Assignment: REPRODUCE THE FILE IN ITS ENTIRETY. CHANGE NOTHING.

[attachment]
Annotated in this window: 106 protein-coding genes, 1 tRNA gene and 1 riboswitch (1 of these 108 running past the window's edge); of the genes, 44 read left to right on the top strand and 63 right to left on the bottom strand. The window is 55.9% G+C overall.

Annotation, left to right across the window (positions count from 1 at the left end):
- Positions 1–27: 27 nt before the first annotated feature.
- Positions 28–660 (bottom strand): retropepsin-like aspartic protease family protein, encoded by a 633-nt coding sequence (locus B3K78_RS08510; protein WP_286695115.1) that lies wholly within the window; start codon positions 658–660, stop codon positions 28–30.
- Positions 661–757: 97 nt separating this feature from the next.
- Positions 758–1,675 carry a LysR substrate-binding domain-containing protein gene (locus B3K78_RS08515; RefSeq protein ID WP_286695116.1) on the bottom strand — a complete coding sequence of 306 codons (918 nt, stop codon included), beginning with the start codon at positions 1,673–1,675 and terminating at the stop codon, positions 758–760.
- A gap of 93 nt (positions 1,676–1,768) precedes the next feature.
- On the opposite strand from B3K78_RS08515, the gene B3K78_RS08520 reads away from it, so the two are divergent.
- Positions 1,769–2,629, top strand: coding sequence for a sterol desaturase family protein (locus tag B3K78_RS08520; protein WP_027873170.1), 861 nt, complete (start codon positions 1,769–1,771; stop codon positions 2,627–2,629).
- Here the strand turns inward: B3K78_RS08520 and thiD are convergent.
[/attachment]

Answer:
Annotated in this window: 106 protein-coding genes, 1 tRNA gene and 1 riboswitch (1 of these 108 running past the window's edge); of the genes, 44 read left to right on the top strand and 63 right to left on the bottom strand. The window is 55.9% G+C overall.

Annotation, left to right across the window (positions count from 1 at the left end):
- Positions 1–27: 27 nt before the first annotated feature.
- Positions 28–660 (bottom strand): retropepsin-like aspartic protease family protein, encoded by a 633-nt coding sequence (locus B3K78_RS08510; protein WP_286695115.1) that lies wholly within the window; start codon positions 658–660, stop codon positions 28–30.
- Positions 661–757: 97 nt separating this feature from the next.
- Positions 758–1,675 carry a LysR substrate-binding domain-containing protein gene (locus B3K78_RS08515; RefSeq protein ID WP_286695116.1) on the bottom strand — a complete coding sequence of 306 codons (918 nt, stop codon included), beginning with the start codon at positions 1,673–1,675 and terminating at the stop codon, positions 758–760.
- A gap of 93 nt (positions 1,676–1,768) precedes the next feature.
- On the opposite strand from B3K78_RS08515, the gene B3K78_RS08520 reads away from it, so the two are divergent.
- Positions 1,769–2,629, top strand: coding sequence for a sterol desaturase family protein (locus tag B3K78_RS08520; protein WP_027873170.1), 861 nt, complete (start codon positions 1,769–1,771; stop codon positions 2,627–2,629).
- Here the strand turns inward: B3K78_RS08520 and thiD are convergent.